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How to Replace Your Trainer with These 5 Questions

Replace Your Trainer with These 5 Questions

Written by
October 16, 2015
Updated April 26, 2018
Category: Fitness

The internet is exploding with information. There are more fitness sites than you can comfortably surf in the span of 40 days. You watched videos, read articles, downloaded reports, maybe you bought a program or got some sessions with a trainer, started working out and it’s not what you thought it would be.

Often times you look at yourself and think, “Why aren’t I getting it?” or “Something doesn’t feel quite right.” Imagine playing a Nintendo all of your life and someone gives you an Xbox. You understand video games, understand what a controller does, and know how to move the character left, right, up, and down.

But could you play an Xbox immediately, like you do a Nintendo? No. The concept is there, the understanding is there – but the mechanics of the controller are not. All of sudden you’re trying to move in a 3D environment and you’ve got a lot more buttons.

Equipment that’s new to you compared to dumbells and barbells, like kettlebells and steel clubs will be to you like what the Xbox is to someone who’s only played the original Nintendo. You may have done something similar in the past, but you don’t have all the mechanics you need…even if you try to emulate what you’ve done previously with dumbells and barbells.

There is a disconnect between mental understanding and mechanical ability to do, and describing it in a way you think they would understand can actually be bad for them. But, why is this? You’ve got a sound squat. You can shoulder press for days. But complex movements are getting the better of you. Snatch, Windmills, Turkish Get ups. You’re on the ground, broken, and you can’t get up. How do you fix it?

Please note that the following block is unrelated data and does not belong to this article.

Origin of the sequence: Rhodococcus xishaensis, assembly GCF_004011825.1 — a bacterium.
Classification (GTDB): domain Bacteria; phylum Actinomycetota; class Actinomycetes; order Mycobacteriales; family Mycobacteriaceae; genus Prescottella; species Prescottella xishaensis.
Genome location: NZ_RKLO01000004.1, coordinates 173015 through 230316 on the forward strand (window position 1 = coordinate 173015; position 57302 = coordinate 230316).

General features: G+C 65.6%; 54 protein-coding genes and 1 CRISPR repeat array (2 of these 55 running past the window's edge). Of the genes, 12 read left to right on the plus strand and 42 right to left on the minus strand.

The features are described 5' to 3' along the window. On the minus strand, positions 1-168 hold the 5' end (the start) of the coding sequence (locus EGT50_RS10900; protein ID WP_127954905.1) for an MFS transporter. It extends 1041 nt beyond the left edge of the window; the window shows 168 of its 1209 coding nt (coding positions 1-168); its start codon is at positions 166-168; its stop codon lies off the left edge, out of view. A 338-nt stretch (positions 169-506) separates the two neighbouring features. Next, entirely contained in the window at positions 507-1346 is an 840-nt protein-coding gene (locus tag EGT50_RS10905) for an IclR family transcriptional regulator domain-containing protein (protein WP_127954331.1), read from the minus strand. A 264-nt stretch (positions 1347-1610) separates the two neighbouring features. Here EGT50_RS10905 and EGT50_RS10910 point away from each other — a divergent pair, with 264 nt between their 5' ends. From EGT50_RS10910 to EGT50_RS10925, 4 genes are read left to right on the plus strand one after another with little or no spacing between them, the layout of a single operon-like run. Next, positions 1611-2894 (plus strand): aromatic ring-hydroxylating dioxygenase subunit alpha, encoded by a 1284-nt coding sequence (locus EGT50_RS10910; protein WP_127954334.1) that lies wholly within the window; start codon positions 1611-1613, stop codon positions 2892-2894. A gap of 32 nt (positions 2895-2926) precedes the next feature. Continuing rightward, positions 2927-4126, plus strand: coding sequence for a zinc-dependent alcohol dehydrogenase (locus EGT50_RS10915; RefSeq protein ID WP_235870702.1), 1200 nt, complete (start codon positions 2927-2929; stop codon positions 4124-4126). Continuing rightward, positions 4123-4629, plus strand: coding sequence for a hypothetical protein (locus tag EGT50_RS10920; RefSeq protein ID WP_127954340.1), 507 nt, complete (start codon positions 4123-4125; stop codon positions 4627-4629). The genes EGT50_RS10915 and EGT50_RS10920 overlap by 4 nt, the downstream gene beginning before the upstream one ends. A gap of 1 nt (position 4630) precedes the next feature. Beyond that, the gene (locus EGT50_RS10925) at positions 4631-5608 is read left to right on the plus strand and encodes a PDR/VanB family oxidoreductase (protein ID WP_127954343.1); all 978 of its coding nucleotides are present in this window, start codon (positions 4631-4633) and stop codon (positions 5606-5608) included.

Start with Conceptualization

Start with Conceptualization

My good friend Sarah Jamieson often speaks of parts and patterns. We often become obsessed with the parts and begin to forget the patterns the parts make up. For a moment, think about a time your car didn’t start. You can tell someone ‘the car won’t start’, and you may try a few things to start it that you have experience with, like checking the battery.

You’re drawing on that previous experience, right? You are taking what worked previously, something that you understand, and thinking you understand why your car won’t work now! But, when the few things you know don’t work, you call a mechanic.

A mechanic sees the entire vehicle as a machine – the pattern made up of parts. The mechanic sees the parts like a motor, electrical system, radiator, brakes and how they interact to create the pattern that is the vehicle.

You go to the mechanic to solve what you cannot solve because the mechanic has the training to understand the concept of the vehicle, how the systems work together, and how those systems work with other systems…not the problem that is the vehicle not cranking. You want to change your life, your physique, or your strength but you’re stuck. How do you get unstuck?

In many ways, there are two stages of learning. We gather pieces of information we are told, and then we put those pieces together to create a pattern of what someone is teaching us. This is why you train the hydraulics in your lower body and back first, then the arm lift, then you put them together. Once we have gathered the necessary information and put the pieces together, how do you apply it?

1. Ask Different Questions

Imagine for a moment you ordered a heart rate monitor from Amazon. It arrives, you tear it open, you go to turn on your new heart rate monitor…and it doesn’t work! So, you do everything you can to make it work. You put in batteries from your old one, then buy new batteries, then go online and search for answers.

Eventually, in passing, you look at the box it came in and see there is a hole in it, plus the bottom of the box was wet. You got a heart rate monitor that was wet from a hole in the box. It was never the device. It was the box that caused the problems this whole time.

And now you just spent all that money on batteries! In many ways you’re like the box – complete with hole or not. Many people spend so much time looking at the pieces in the proverbial box delivered to them, they don’t ask how the box got there in the first place.